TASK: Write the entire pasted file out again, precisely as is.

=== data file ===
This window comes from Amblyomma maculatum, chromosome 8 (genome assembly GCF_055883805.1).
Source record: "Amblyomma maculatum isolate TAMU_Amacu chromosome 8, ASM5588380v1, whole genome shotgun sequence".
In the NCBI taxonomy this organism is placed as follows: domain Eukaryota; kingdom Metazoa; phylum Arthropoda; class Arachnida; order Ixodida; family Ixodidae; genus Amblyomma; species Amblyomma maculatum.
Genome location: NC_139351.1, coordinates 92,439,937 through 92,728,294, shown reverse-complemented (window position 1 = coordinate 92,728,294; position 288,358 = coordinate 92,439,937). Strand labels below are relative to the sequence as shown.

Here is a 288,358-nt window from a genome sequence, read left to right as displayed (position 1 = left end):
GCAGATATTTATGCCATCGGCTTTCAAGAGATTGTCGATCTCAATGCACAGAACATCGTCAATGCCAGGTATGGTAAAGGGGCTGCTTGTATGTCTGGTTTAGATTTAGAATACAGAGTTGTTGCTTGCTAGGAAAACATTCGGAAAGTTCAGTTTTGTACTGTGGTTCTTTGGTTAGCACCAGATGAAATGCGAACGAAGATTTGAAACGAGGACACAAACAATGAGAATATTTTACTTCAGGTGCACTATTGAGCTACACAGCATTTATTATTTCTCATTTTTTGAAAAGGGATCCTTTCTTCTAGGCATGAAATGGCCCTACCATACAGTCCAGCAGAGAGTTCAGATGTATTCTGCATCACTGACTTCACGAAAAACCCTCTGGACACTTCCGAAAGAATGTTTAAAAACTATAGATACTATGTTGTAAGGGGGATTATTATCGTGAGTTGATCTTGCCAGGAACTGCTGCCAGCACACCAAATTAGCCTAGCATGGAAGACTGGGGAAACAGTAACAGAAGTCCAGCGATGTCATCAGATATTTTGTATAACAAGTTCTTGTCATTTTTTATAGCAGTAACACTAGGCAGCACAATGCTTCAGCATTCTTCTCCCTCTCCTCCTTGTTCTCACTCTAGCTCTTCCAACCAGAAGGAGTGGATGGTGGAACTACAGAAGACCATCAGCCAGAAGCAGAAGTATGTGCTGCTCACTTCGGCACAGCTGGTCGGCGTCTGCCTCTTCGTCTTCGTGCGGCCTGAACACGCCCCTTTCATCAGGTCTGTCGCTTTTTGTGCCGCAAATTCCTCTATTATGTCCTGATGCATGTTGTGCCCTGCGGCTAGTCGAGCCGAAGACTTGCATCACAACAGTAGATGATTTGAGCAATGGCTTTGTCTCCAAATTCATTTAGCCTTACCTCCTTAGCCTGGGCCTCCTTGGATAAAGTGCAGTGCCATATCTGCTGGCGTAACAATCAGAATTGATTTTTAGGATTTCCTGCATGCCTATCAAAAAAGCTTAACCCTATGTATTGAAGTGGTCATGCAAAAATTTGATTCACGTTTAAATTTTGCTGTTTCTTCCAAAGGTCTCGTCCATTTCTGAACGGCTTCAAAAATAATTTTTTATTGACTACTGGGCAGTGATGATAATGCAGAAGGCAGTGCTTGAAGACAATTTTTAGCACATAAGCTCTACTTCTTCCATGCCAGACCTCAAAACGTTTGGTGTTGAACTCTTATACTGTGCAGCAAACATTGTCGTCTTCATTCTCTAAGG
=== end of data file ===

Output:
This window comes from Amblyomma maculatum, chromosome 8 (genome assembly GCF_055883805.1).
Source record: "Amblyomma maculatum isolate TAMU_Amacu chromosome 8, ASM5588380v1, whole genome shotgun sequence".
In the NCBI taxonomy this organism is placed as follows: domain Eukaryota; kingdom Metazoa; phylum Arthropoda; class Arachnida; order Ixodida; family Ixodidae; genus Amblyomma; species Amblyomma maculatum.
Genome location: NC_139351.1, coordinates 92,439,937 through 92,728,294, shown reverse-complemented (window position 1 = coordinate 92,728,294; position 288,358 = coordinate 92,439,937). Strand labels below are relative to the sequence as shown.

Here is a 288,358-nt window from a genome sequence, read left to right as displayed (position 1 = left end):
GCAGATATTTATGCCATCGGCTTTCAAGAGATTGTCGATCTCAATGCACAGAACATCGTCAATGCCAGGTATGGTAAAGGGGCTGCTTGTATGTCTGGTTTAGATTTAGAATACAGAGTTGTTGCTTGCTAGGAAAACATTCGGAAAGTTCAGTTTTGTACTGTGGTTCTTTGGTTAGCACCAGATGAAATGCGAACGAAGATTTGAAACGAGGACACAAACAATGAGAATATTTTACTTCAGGTGCACTATTGAGCTACACAGCATTTATTATTTCTCATTTTTTGAAAAGGGATCCTTTCTTCTAGGCATGAAATGGCCCTACCATACAGTCCAGCAGAGAGTTCAGATGTATTCTGCATCACTGACTTCACGAAAAACCCTCTGGACACTTCCGAAAGAATGTTTAAAAACTATAGATACTATGTTGTAAGGGGGATTATTATCGTGAGTTGATCTTGCCAGGAACTGCTGCCAGCACACCAAATTAGCCTAGCATGGAAGACTGGGGAAACAGTAACAGAAGTCCAGCGATGTCATCAGATATTTTGTATAACAAGTTCTTGTCATTTTTTATAGCAGTAACACTAGGCAGCACAATGCTTCAGCATTCTTCTCCCTCTCCTCCTTGTTCTCACTCTAGCTCTTCCAACCAGAAGGAGTGGATGGTGGAACTACAGAAGACCATCAGCCAGAAGCAGAAGTATGTGCTGCTCACTTCGGCACAGCTGGTCGGCGTCTGCCTCTTCGTCTTCGTGCGGCCTGAACACGCCCCTTTCATCAGGTCTGTCGCTTTTTGTGCCGCAAATTCCTCTATTATGTCCTGATGCATGTTGTGCCCTGCGGCTAGTCGAGCCGAAGACTTGCATCACAACAGTAGATGATTTGAGCAATGGCTTTGTCTCCAAATTCATTTAGCCTTACCTCCTTAGCCTGGGCCTCCTTGGATAAAGTGCAGTGCCATATCTGCTGGCGTAACAATCAGAATTGATTTTTAGGATTTCCTGCATGCCTATCAAAAAAGCTTAACCCTATGTATTGAAGTGGTCATGCAAAAATTTGATTCACGTTTAAATTTTGCTGTTTCTTCCAAAGGTCTCGTCCATTTCTGAACGGCTTCAAAAATAATTTTTTATTGACTACTGGGCAGTGATGATAATGCAGAAGGCAGTGCTTGAAGACAATTTTTAGCACATAAGCTCTACTTCTTCCATGCCAGACCTCAAAACGTTTGGTGTTGAACTCTTATACTGTGCAGCAAACATTGTCGTCTTCATTCTCTAAGG